Saudi Aramco has awarded 34 contracts worth a total of US$18 billion to boost the oil production capacity of two fields by 550,000 bpd, in order to sustain its 12-million-bpd production capacity by the early 2020s.
Saudi Arabia’s oil giant plans to increase the production capacity of the offshore Marjan and Berri fields by 550,000 bpd and by 2.5 billion standard cubic feet a day (bscfd) of gas, the company said in a statement.
Under the plans to raise production capacity at the two fields, Saudi Arabia aims to have production at the offshore Marjan field increase by 300,000 bpd of Arabian Medium Crude Oil, while output at the offshore Berri field will rise by 250,000 bpd of Arabian Light Crude—for a total of 550,000 bpd increase in oil production capacity that is set to replace production capacity lost from ageing oilfields.
“These two programs will significantly enhance Saudi Aramco’s oil production and gas processing capabilities, both strengthening our position as the leading integrated energy supplier and meeting growing long-term demand for petroleum,” Amin Nasser, president and chief executive at Saudi Aramco, said.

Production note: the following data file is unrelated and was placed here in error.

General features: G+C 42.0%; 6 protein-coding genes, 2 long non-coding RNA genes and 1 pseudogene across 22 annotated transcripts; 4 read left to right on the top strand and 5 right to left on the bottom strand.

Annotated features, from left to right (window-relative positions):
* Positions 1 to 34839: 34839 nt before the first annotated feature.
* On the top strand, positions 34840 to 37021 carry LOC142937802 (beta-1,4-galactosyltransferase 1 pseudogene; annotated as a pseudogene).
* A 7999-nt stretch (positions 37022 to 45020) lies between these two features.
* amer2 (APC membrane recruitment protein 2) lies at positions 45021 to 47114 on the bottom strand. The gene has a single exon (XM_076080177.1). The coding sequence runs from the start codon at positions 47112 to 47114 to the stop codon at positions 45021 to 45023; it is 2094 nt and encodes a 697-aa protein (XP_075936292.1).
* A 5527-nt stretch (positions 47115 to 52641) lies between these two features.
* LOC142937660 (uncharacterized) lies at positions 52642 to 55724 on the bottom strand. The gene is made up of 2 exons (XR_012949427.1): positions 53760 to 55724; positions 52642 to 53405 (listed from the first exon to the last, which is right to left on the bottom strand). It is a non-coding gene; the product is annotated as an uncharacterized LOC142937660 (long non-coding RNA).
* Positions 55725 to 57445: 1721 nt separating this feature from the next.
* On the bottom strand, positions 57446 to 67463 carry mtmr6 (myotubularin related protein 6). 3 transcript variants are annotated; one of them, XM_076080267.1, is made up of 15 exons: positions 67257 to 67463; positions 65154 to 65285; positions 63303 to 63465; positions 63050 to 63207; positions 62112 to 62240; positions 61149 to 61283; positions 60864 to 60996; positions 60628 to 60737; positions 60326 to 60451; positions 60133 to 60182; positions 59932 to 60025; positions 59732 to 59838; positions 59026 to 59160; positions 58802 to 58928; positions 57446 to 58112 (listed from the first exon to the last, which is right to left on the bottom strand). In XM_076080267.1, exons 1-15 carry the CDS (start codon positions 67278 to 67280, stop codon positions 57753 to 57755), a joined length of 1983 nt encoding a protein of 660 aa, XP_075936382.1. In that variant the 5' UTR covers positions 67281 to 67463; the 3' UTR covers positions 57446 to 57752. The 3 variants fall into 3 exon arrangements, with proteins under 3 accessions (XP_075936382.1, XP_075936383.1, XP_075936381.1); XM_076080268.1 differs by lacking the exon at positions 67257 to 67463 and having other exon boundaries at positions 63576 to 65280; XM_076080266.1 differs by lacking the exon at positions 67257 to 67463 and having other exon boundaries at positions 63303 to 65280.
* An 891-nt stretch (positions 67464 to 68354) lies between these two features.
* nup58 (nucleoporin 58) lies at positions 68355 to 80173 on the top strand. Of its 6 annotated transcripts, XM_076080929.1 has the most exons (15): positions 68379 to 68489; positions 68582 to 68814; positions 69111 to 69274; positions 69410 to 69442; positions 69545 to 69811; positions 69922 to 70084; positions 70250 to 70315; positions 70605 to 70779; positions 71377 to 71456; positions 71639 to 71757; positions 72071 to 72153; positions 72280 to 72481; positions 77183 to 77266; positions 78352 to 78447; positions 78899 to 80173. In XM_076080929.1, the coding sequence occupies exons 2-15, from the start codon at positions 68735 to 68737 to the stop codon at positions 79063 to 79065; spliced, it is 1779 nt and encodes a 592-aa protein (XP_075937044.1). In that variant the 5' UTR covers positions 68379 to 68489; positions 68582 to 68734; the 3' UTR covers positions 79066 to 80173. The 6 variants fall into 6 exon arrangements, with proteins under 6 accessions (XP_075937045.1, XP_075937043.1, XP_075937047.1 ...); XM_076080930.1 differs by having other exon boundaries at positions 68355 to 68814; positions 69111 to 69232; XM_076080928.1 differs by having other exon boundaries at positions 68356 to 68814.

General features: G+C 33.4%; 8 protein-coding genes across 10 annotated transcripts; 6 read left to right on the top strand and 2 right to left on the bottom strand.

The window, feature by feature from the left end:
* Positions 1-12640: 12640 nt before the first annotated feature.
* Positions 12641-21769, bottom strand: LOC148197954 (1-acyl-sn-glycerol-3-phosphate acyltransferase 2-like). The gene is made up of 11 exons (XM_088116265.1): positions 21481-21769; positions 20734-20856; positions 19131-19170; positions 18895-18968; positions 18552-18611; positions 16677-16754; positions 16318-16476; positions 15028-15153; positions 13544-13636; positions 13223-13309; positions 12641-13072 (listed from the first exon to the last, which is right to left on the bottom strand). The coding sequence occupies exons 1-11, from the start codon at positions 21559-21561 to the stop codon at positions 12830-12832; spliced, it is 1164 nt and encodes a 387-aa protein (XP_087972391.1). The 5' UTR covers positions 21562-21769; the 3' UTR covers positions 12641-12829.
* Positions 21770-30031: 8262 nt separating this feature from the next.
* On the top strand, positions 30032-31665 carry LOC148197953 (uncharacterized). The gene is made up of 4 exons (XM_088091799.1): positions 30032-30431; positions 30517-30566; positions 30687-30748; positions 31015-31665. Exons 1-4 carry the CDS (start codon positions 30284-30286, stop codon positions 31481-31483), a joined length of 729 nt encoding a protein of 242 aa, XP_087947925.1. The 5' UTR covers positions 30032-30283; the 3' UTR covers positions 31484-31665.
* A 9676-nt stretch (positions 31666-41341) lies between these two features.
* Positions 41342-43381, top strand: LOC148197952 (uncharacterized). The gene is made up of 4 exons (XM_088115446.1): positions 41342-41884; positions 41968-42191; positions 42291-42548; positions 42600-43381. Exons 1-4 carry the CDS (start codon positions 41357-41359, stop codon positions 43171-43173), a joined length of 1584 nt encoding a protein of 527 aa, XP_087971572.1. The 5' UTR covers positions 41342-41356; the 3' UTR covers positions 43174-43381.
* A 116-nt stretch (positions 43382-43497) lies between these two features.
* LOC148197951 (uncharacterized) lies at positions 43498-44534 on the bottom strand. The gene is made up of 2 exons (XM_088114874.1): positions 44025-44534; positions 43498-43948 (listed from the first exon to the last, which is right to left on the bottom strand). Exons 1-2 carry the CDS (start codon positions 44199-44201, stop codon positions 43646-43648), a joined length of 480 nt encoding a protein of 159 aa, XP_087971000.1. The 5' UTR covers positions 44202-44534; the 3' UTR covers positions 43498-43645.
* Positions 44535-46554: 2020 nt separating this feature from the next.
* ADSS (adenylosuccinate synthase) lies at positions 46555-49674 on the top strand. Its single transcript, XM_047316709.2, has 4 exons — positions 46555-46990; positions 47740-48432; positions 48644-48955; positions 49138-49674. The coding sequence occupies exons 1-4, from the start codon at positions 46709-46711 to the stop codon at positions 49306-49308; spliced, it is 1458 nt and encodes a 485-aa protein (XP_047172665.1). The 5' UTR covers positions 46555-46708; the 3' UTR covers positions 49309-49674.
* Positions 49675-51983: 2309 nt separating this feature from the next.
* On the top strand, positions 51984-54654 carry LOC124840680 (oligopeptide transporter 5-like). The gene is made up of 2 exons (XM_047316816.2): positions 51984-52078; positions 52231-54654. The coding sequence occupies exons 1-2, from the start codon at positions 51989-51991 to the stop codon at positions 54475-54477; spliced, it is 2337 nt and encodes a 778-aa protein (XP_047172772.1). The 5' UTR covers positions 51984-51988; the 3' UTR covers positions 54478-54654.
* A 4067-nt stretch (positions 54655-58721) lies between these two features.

Sixteen Saudi and international companies were awarded contracts for engineering, supply, and construction at the two fields, with Saudi firms accounting for 50 percent of the awarded contracts.
Last September, Saudi Aramco awarded to Baker Hughes the first integrated services contract for capacity expansion of its large offshore Marjan oilfield, the Saudi firm’s biggest upstream development for 2018 and the first of three planned major offshore expansions.
Also in September 2018, Aramco awarded a contract to China Harbour Engineering Arabia to build two man-made drilling islands to support the Berri field production capacity islands, as part of the plan to increase production at the field.
Saudi Aramco’s Berri Increment Program (BIP) targets to double crude oil production from the Berri oilfield by 250,000 bpd to reach 500,000 bpd, to maintain Saudi Aramco’s maximum sustained capacity by early 2023, the company says.
By Tsvetana Paraskova for Oilprice.com
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